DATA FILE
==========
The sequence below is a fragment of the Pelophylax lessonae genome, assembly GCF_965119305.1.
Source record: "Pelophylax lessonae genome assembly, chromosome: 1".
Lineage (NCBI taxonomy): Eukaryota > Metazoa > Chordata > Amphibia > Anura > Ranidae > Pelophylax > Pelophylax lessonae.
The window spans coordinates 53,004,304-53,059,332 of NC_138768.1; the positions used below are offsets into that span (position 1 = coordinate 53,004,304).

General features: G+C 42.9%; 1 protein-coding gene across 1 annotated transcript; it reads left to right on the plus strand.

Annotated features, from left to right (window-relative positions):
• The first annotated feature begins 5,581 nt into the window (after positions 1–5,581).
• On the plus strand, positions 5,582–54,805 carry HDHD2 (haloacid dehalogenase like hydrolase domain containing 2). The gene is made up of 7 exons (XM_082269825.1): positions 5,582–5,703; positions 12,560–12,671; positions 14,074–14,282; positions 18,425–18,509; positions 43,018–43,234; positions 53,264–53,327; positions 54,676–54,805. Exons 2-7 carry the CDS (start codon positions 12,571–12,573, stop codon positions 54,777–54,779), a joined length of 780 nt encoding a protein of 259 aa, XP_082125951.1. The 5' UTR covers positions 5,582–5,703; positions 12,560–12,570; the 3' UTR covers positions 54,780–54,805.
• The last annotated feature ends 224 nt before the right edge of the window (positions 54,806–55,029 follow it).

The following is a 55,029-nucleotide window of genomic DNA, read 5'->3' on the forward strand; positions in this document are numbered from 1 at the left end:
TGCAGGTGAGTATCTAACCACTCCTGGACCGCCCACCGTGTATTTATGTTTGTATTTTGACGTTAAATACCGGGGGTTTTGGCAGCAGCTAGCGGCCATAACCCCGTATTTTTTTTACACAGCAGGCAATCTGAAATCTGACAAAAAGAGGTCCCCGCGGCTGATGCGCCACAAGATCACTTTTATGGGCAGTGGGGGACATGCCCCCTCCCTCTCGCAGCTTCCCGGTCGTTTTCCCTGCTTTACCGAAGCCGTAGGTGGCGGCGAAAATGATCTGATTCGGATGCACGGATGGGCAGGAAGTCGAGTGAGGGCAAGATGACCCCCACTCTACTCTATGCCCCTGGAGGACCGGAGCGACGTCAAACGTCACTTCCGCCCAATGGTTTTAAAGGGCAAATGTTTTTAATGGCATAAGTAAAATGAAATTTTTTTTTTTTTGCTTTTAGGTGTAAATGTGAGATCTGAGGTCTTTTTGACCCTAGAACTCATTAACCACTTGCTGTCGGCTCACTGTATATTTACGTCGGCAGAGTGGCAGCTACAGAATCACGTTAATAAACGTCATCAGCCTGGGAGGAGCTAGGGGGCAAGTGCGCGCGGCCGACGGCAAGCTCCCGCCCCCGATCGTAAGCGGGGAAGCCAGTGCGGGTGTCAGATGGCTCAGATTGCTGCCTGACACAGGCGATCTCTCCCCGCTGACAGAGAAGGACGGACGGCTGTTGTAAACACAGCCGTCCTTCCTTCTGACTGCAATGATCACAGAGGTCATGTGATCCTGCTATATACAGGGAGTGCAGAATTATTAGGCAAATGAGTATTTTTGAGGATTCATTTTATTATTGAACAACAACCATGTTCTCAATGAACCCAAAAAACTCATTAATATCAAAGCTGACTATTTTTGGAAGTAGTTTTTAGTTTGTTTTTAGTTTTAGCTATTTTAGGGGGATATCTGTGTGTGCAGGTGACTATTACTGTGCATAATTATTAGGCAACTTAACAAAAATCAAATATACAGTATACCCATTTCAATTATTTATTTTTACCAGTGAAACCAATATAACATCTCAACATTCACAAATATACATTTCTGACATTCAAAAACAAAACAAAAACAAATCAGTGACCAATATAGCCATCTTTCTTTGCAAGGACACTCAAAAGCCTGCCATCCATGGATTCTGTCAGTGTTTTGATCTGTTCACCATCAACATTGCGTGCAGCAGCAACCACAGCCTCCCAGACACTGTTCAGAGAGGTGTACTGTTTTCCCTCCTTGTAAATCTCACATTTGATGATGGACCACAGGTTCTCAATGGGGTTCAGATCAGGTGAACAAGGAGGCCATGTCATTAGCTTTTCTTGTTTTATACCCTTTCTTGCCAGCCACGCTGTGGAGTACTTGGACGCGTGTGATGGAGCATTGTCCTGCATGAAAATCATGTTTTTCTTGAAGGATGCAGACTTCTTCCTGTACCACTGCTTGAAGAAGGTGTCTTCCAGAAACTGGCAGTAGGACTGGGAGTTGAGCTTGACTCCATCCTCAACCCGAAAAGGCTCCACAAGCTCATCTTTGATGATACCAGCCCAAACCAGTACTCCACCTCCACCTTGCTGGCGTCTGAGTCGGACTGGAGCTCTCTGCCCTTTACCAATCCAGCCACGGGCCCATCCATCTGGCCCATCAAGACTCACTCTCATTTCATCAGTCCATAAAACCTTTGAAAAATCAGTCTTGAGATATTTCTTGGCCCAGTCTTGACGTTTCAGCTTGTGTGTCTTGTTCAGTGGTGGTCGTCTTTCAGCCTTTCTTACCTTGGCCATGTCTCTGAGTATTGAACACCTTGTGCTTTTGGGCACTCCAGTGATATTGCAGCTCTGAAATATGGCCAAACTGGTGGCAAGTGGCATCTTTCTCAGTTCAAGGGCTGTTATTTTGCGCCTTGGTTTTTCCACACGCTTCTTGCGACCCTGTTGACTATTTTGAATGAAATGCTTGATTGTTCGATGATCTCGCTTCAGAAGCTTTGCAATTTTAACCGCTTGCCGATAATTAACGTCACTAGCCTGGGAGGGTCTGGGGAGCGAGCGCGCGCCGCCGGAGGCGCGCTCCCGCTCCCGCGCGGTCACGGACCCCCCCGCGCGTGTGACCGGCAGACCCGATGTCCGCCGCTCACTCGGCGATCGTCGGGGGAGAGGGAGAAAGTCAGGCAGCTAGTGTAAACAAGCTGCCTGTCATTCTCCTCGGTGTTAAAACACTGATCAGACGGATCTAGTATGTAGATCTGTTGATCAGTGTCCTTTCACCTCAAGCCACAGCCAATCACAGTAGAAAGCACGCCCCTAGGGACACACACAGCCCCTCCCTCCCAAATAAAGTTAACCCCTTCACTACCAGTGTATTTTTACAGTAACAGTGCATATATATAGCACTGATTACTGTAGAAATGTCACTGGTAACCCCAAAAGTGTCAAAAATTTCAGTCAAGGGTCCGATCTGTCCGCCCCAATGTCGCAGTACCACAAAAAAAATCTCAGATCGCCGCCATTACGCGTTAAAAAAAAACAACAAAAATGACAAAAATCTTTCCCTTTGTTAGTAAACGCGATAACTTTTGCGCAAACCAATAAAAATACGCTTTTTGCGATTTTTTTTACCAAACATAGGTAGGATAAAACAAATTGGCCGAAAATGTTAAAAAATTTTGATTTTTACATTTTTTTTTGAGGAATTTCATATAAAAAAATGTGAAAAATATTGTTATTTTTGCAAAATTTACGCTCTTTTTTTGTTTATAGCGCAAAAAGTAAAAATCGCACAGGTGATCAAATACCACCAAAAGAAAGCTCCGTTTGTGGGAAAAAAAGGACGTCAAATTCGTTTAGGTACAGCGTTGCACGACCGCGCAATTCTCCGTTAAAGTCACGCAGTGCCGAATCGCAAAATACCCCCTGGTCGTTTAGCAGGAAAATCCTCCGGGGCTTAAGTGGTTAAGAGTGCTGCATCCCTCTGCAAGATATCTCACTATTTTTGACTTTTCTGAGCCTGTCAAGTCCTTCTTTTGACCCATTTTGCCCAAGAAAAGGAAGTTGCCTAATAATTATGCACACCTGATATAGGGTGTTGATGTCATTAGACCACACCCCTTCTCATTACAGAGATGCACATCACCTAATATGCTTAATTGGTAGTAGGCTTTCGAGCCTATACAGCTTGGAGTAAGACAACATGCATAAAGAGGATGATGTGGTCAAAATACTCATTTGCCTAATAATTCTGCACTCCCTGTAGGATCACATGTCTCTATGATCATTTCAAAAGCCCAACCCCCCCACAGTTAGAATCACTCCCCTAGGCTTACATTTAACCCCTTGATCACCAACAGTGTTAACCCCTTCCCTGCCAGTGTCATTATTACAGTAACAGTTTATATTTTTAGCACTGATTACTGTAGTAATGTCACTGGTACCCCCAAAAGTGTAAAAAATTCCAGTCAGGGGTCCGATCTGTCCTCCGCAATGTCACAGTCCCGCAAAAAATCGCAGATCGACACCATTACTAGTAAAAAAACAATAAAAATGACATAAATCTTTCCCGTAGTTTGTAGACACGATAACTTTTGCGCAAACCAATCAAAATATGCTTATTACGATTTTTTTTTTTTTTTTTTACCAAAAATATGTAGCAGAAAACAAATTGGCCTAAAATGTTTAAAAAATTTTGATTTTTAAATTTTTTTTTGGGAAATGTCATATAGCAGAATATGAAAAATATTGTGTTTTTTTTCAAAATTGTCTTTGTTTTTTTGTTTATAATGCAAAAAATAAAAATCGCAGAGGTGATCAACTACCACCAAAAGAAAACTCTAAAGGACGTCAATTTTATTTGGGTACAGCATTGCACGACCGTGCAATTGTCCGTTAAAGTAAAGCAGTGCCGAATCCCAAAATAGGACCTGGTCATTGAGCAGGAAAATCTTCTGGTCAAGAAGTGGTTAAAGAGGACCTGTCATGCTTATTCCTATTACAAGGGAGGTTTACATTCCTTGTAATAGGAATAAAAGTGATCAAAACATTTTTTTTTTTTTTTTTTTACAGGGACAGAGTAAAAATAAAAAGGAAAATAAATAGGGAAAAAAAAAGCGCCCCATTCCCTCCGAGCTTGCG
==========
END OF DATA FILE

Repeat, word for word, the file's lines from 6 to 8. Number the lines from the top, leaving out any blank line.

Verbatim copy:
Annotated features, from left to right (window-relative positions):
• The first annotated feature begins 5,581 nt into the window (after positions 1–5,581).
• On the plus strand, positions 5,582–54,805 carry HDHD2 (haloacid dehalogenase like hydrolase domain containing 2). The gene is made up of 7 exons (XM_082269825.1): positions 5,582–5,703; positions 12,560–12,671; positions 14,074–14,282; positions 18,425–18,509; positions 43,018–43,234; positions 53,264–53,327; positions 54,676–54,805. Exons 2-7 carry the CDS (start codon positions 12,571–12,573, stop codon positions 54,777–54,779), a joined length of 780 nt encoding a protein of 259 aa, XP_082125951.1. The 5' UTR covers positions 5,582–5,703; positions 12,560–12,570; the 3' UTR covers positions 54,780–54,805.